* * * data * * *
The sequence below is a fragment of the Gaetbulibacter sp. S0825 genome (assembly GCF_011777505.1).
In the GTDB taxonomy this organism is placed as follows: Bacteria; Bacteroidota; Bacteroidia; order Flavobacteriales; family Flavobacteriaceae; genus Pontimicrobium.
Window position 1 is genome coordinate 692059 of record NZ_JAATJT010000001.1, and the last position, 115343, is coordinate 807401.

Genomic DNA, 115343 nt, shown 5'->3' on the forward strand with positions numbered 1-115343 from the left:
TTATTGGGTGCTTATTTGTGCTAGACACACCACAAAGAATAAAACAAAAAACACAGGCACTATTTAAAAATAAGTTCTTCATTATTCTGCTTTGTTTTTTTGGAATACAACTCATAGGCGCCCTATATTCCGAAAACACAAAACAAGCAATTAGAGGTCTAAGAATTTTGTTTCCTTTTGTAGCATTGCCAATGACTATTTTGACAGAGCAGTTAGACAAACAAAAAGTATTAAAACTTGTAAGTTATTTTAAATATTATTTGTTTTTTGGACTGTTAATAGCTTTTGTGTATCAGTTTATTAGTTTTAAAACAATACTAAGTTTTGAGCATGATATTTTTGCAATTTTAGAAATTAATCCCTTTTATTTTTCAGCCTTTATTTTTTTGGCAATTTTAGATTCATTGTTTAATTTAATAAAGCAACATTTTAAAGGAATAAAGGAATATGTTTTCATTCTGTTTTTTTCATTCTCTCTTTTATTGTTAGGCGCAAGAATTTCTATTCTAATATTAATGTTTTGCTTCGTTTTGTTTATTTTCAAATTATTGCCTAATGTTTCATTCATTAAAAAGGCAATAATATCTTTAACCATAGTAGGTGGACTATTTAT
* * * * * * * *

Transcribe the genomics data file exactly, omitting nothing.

The sequence below is a fragment of the Gaetbulibacter sp. S0825 genome (assembly GCF_011777505.1).
In the GTDB taxonomy this organism is placed as follows: Bacteria; Bacteroidota; Bacteroidia; order Flavobacteriales; family Flavobacteriaceae; genus Pontimicrobium.
Window position 1 is genome coordinate 692059 of record NZ_JAATJT010000001.1, and the last position, 115343, is coordinate 807401.

Genomic DNA, 115343 nt, shown 5'->3' on the forward strand with positions numbered 1-115343 from the left:
TTATTGGGTGCTTATTTGTGCTAGACACACCACAAAGAATAAAACAAAAAACACAGGCACTATTTAAAAATAAGTTCTTCATTATTCTGCTTTGTTTTTTTGGAATACAACTCATAGGCGCCCTATATTCCGAAAACACAAAACAAGCAATTAGAGGTCTAAGAATTTTGTTTCCTTTTGTAGCATTGCCAATGACTATTTTGACAGAGCAGTTAGACAAACAAAAAGTATTAAAACTTGTAAGTTATTTTAAATATTATTTGTTTTTTGGACTGTTAATAGCTTTTGTGTATCAGTTTATTAGTTTTAAAACAATACTAAGTTTTGAGCATGATATTTTTGCAATTTTAGAAATTAATCCCTTTTATTTTTCAGCCTTTATTTTTTTGGCAATTTTAGATTCATTGTTTAATTTAATAAAGCAACATTTTAAAGGAATAAAGGAATATGTTTTCATTCTGTTTTTTTCATTCTCTCTTTTATTGTTAGGCGCAAGAATTTCTATTCTAATATTAATGTTTTGCTTCGTTTTGTTTATTTTCAAATTATTGCCTAATGTTTCATTCATTAAAAAGGCAATAATATCTTTAACCATAGTAGGTGGACTATTTAT